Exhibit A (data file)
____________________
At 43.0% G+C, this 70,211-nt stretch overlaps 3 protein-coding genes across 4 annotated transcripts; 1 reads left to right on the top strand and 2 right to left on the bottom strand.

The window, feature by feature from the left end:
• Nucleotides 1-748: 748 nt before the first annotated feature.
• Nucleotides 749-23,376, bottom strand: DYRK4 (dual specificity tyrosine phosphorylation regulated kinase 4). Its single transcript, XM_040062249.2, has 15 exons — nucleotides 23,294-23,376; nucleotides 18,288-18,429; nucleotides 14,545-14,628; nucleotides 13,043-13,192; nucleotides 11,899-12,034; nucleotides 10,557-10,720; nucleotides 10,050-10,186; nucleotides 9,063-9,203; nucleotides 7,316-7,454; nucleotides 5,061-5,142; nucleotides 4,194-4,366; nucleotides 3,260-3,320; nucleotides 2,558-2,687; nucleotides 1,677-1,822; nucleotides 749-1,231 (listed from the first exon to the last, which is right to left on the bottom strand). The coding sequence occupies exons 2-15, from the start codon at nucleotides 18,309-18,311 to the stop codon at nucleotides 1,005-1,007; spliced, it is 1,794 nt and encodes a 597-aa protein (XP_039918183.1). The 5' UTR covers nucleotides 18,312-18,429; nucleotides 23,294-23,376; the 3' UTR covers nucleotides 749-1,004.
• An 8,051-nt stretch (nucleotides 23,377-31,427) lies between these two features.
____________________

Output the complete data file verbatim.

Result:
At 43.0% G+C, this 70,211-nt stretch overlaps 3 protein-coding genes across 4 annotated transcripts; 1 reads left to right on the top strand and 2 right to left on the bottom strand.

The window, feature by feature from the left end:
• Nucleotides 1-748: 748 nt before the first annotated feature.
• Nucleotides 749-23,376, bottom strand: DYRK4 (dual specificity tyrosine phosphorylation regulated kinase 4). Its single transcript, XM_040062249.2, has 15 exons — nucleotides 23,294-23,376; nucleotides 18,288-18,429; nucleotides 14,545-14,628; nucleotides 13,043-13,192; nucleotides 11,899-12,034; nucleotides 10,557-10,720; nucleotides 10,050-10,186; nucleotides 9,063-9,203; nucleotides 7,316-7,454; nucleotides 5,061-5,142; nucleotides 4,194-4,366; nucleotides 3,260-3,320; nucleotides 2,558-2,687; nucleotides 1,677-1,822; nucleotides 749-1,231 (listed from the first exon to the last, which is right to left on the bottom strand). The coding sequence occupies exons 2-15, from the start codon at nucleotides 18,309-18,311 to the stop codon at nucleotides 1,005-1,007; spliced, it is 1,794 nt and encodes a 597-aa protein (XP_039918183.1). The 5' UTR covers nucleotides 18,312-18,429; nucleotides 23,294-23,376; the 3' UTR covers nucleotides 749-1,004.
• An 8,051-nt stretch (nucleotides 23,377-31,427) lies between these two features.